The New Zealand Veterinary Association Te Pae Kīrehe (NZVA) is calling on animal owners to work with their veterinarian to keep animals healthy and help prevent drug-resistant infections developing.
Owners are being urged to vaccinate their animals against preventable diseases and keep these up-to-date; isolate sick and potentially infectious animals away from healthy ones; and provide a well-balanced diet and continued access to shade and shelter, to help stop animals becoming unwell.
The calls come as the veterinary profession marks World AMR Awareness Week (18-24 November), a global campaign to address the issue of antimicrobial resistance (AMR) that threatens human and animal health.
The World Health Organisation lists AMR as a top 10 global health threat to people, animals and the environment.
NZVA Head of Veterinary Services – Companion Animal Sally Cory says reducing the need for antibiotic treatment helps safeguard these critical medicines for the future.
“The more we can keep animals well, the less frequently antibiotics may need to be used, and the less chance there is of harmful bacteria becoming difficult or impossible to treat.”
“We want to see all owners doing everything they can to reduce the risk of preventable illnesses and infections from arising, not just for the comfort and welfare of their animals, but for everyone’s long-term health – antibiotic resistant infections are a significant threat.”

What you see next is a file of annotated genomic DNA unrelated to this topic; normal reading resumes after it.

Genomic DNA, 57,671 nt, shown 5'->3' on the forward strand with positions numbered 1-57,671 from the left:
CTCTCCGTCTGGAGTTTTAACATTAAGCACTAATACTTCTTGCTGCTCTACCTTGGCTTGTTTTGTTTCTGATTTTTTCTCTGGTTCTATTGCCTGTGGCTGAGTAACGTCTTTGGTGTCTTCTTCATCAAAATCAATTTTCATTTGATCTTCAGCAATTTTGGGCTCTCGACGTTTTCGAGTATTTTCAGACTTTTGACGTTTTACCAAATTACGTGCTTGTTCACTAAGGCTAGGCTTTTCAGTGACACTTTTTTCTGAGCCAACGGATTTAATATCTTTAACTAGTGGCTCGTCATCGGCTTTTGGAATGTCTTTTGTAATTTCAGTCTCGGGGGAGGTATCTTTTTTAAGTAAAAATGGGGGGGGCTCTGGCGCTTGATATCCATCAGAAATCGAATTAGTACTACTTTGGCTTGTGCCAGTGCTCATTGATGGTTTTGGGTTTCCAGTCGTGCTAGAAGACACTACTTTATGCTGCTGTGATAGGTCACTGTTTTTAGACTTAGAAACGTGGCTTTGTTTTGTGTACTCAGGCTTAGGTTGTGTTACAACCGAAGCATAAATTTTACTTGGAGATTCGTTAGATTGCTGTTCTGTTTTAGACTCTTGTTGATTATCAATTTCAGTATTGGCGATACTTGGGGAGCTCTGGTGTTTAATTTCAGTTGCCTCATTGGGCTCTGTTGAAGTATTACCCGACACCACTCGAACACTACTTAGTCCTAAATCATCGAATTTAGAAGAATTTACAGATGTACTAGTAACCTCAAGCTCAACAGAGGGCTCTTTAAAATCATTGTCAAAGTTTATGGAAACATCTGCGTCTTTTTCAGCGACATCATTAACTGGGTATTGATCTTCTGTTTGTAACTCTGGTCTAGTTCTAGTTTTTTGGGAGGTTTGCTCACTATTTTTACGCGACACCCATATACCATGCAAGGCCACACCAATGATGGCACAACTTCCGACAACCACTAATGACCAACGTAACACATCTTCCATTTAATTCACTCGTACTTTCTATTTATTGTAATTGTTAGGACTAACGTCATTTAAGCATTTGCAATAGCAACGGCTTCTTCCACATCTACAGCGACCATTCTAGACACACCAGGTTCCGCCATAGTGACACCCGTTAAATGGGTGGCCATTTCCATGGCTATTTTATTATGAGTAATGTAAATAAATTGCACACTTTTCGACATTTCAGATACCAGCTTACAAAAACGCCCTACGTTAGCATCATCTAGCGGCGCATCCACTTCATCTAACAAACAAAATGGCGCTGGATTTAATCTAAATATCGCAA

Sally adds that owner awareness of how precious antibiotics are is an ongoing challenge, as vets routinely manage owner expectations to be prescribed the drugs.
“We don’t always need antibiotics when we’re unwell, and it’s the same for animals. If you are prescribed an antibiotic for your pet or stock, it’s critical that you follow your vet’s instructions on the amount, frequency, and length of time it needs to be given.”
For farmers, having an effective and comprehensive vaccination programme is key to preventing illness, as many diseases can be effectively vaccinated against.
Owners should also let their veterinarian know if their animal isn’t responding to antibiotics, as they may need more investigations and a different approach.
“This doesn’t necessarily mean they need another antibiotic or a bigger dose, but a different course of action might be needed,” Sally says.
Total antibiotic use in all New Zealand animals has fallen in recent years. These efforts are contributing to the NZVA’s aspirational goal that by 2030, New Zealand will not need antibiotics for the maintenance of animal health and wellness.
Information about antibiotic resistance and what animal owners can do to prevent it occurring can be found on the NZVA website www.nzva.org.nz/amr.